Social Network Ad Spending to Hit $23.68 Billion Worldwide in 2015 - eMarketer
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Social Network Ad Spending to Hit $23.68 Billion Worldwide in 2015

Advertisers in North America spend the most to be social

April 15, 2015 | Media Buying

Advertisers worldwide will spend $23.68 billion on paid media to reach consumers on social networks this year, according to new figures from eMarketer, a 33.5% increase from 2014. By 2017, social network ad spending will reach $35.98 billion, representing 16.0% of all digital ad spending globally.

Social Network Ad Spending Worldwide, by Region, 2013-2017

Advertisers in the US and Canada place a premium on social media and will ramp up paid spending on social networks 31.0% this year to pass $10 billion for the first time. Social network advertising in Asia-Pacific will total $7.40 billion, with Western Europe the third-largest region at $4.74 billion. The drop-off in spending to the other three major world regions is steep, with Latin America reaching only $680 million in 2015, while Central and Eastern Europe and the Middle East and Africa lag further behind.

North American advertisers’ predilection for social network ad spending is reflected by the amount they spend per user. This year, advertisers in the US and Canada will spend more than $50 for each user across the social landscape in their respective countries, and in just two years, will increase that outlay to $71.37 per user, a reflection of growing spending against a maturing user base.

In Western Europe, we see a similar trend, and social network ad spending per user will remain about half the amount spent in North America throughout our forecast. By contrast, Asia-Pacific social networkers will command only $8.04 each from advertisers trying to reach them this year, and that figure will increase to just $10.54 by 2017. In that region, user bases are still growing significantly while spending still lags.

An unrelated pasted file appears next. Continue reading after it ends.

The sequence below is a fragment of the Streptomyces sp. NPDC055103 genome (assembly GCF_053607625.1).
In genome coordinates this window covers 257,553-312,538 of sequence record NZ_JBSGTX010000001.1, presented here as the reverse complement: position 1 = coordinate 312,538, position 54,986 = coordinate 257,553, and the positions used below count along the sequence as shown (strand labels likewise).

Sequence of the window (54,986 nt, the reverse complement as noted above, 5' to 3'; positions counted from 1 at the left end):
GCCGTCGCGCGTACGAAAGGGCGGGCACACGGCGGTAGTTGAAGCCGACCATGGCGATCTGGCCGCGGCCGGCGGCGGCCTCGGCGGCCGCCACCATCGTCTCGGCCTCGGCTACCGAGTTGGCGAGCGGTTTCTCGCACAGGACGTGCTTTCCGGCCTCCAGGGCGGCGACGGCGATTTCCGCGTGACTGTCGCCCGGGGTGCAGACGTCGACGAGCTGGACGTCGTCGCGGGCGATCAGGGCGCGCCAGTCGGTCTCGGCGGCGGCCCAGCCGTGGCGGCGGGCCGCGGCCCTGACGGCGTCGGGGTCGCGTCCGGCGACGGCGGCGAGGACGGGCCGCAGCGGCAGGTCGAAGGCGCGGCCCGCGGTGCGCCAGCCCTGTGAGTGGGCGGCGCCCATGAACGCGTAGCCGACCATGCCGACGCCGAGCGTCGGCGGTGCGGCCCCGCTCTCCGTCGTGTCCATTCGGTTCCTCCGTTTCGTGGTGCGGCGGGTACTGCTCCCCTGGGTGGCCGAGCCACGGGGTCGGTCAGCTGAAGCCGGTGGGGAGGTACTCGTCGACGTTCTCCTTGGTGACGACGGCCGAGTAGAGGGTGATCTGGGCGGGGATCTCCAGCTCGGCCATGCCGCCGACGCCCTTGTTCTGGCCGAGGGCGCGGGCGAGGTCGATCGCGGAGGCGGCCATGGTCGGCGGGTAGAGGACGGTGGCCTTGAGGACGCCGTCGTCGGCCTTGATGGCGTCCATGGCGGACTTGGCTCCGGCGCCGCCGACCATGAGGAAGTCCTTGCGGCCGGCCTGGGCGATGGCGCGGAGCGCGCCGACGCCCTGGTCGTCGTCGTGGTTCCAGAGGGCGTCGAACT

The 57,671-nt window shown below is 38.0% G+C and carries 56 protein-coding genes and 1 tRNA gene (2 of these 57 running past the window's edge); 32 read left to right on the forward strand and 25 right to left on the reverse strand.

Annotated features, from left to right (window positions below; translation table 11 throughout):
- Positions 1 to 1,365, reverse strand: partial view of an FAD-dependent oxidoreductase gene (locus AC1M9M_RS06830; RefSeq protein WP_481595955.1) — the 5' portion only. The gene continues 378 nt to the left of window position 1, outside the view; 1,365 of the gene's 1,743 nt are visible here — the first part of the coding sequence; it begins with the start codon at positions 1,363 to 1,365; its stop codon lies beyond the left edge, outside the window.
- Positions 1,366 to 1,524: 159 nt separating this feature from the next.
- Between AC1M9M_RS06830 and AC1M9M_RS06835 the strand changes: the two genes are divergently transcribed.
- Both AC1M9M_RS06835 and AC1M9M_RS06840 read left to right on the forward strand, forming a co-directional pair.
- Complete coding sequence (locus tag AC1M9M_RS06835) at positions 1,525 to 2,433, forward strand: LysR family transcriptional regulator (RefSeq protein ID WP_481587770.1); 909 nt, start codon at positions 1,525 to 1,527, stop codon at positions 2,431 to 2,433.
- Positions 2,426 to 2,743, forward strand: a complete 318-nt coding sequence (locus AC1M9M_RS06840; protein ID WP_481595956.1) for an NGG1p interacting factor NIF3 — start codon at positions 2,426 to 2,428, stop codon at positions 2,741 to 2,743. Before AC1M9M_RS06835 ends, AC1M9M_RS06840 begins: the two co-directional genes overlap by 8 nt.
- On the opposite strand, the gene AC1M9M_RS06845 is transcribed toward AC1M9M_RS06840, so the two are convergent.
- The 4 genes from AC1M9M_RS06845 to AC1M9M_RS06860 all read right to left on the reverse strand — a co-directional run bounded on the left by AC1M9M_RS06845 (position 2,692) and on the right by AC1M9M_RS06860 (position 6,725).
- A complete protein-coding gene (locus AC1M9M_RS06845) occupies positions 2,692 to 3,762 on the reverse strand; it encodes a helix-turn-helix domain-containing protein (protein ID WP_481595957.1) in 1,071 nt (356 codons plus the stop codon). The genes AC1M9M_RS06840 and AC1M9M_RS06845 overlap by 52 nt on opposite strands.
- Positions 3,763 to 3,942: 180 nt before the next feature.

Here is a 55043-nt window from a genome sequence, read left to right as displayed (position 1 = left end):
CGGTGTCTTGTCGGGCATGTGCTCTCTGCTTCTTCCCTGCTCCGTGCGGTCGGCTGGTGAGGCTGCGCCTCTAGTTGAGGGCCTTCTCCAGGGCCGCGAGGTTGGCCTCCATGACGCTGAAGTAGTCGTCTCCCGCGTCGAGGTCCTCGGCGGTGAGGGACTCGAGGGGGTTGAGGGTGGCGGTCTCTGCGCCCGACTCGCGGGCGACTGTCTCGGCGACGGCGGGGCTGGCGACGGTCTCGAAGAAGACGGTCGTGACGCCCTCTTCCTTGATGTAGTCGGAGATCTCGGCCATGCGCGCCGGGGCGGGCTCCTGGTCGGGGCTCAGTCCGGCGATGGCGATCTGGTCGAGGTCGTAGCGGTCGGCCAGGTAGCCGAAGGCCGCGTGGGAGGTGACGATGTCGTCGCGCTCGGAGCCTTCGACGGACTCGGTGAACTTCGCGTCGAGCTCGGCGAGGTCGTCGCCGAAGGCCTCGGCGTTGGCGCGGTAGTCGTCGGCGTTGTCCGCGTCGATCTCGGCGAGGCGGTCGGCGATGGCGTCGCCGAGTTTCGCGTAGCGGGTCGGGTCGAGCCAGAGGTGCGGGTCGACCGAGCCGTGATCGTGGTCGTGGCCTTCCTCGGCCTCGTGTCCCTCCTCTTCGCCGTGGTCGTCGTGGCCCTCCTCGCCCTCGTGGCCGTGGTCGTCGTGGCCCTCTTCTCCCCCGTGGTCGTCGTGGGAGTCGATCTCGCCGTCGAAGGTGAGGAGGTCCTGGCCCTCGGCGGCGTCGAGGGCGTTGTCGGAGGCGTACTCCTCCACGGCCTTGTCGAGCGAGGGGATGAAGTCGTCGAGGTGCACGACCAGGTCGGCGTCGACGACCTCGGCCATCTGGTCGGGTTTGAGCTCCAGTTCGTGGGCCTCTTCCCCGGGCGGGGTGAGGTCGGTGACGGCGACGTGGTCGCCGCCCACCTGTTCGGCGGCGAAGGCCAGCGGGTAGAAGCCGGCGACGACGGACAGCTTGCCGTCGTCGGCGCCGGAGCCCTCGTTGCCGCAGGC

Social Network Ad Spending per Social Network User Worldwide, by Region, 2013-2017

The US and China will be the leading individual countries in social network ad spending for the foreseeable future, collectively commanding more than half the worldwide market throughout our forecast period. This year, advertisers in the US will spend $9.59 billion on social ads, up 31.0% from 2014 and more than double the amount they spent in 2013. By the end of our forecast period, social network advertising in the US will total $14.40 billion—just shy of 20% of all digital ad spending countrywide. In China, ad spending on social networks will reach $3.41 billion this year and is expected to increase to $6.11 billion in 2017, or 12.5% of all digital ad dollars in the country.

At a company level, unsurprisingly, Facebook is dominating the paid social advertising landscape globally. eMarketer estimates that in 2015, the company will make $15.50 billion in ad revenues, or 65.5% of all social network ad spending worldwide. That portion is up from 2014, when Facebook owned 64.5% of the social ad market. Twitter is also gaining share, expected to take 8.8% of global social network ad spending, or $2.09 billion, up from 7.1% share in 2014. LinkedIn, the other major US-based social ad seller for which eMarketer forecasts ad revenues, will make $900 million in advertising this year, but its share of global social ad spend will dip to 3.8%, down from 4.2% last year.

eMarketer bases all of its forecasts on a multipronged approach that focuses on both worldwide and local trends in the economy, technology and population, along with company-, product-, country- and demographic-specific trends, and trends in specific consumer behaviors. We analyze quantitative and qualitative data from a variety of research firms, government agencies, media outlets and company reports, weighting each piece of information based on methodology and soundness.

In addition, every element of each eMarketer forecast fits within the larger matrix of all its forecasts, with the same assumptions and general framework used to project figures in a wide variety of areas. Regular re-evaluation of each forecast means those assumptions and framework are constantly updated to reflect new market developments and other trends.

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